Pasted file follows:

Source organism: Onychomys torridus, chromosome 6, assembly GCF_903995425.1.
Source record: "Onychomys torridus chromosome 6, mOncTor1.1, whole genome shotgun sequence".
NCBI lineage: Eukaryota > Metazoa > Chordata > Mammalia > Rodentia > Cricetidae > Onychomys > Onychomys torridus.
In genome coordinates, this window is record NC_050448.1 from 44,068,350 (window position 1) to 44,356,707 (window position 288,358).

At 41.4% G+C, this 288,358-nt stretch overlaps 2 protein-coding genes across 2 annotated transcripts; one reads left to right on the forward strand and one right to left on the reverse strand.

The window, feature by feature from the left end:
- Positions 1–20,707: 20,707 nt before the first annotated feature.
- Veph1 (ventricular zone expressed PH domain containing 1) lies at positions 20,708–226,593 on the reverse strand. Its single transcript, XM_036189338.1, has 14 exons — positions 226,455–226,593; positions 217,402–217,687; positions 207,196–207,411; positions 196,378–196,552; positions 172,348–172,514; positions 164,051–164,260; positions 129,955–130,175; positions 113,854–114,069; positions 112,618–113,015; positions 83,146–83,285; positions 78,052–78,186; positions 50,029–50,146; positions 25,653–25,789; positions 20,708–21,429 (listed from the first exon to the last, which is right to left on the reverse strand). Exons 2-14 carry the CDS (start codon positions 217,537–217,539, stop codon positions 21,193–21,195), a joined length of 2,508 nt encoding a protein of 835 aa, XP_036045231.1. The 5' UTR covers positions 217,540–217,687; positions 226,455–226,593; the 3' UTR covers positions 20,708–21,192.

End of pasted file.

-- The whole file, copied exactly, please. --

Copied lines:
Source organism: Onychomys torridus, chromosome 6, assembly GCF_903995425.1.
Source record: "Onychomys torridus chromosome 6, mOncTor1.1, whole genome shotgun sequence".
NCBI lineage: Eukaryota > Metazoa > Chordata > Mammalia > Rodentia > Cricetidae > Onychomys > Onychomys torridus.
In genome coordinates, this window is record NC_050448.1 from 44,068,350 (window position 1) to 44,356,707 (window position 288,358).

At 41.4% G+C, this 288,358-nt stretch overlaps 2 protein-coding genes across 2 annotated transcripts; one reads left to right on the forward strand and one right to left on the reverse strand.

The window, feature by feature from the left end:
- Positions 1–20,707: 20,707 nt before the first annotated feature.
- Veph1 (ventricular zone expressed PH domain containing 1) lies at positions 20,708–226,593 on the reverse strand. Its single transcript, XM_036189338.1, has 14 exons — positions 226,455–226,593; positions 217,402–217,687; positions 207,196–207,411; positions 196,378–196,552; positions 172,348–172,514; positions 164,051–164,260; positions 129,955–130,175; positions 113,854–114,069; positions 112,618–113,015; positions 83,146–83,285; positions 78,052–78,186; positions 50,029–50,146; positions 25,653–25,789; positions 20,708–21,429 (listed from the first exon to the last, which is right to left on the reverse strand). Exons 2-14 carry the CDS (start codon positions 217,537–217,539, stop codon positions 21,193–21,195), a joined length of 2,508 nt encoding a protein of 835 aa, XP_036045231.1. The 5' UTR covers positions 217,540–217,687; positions 226,455–226,593; the 3' UTR covers positions 20,708–21,192.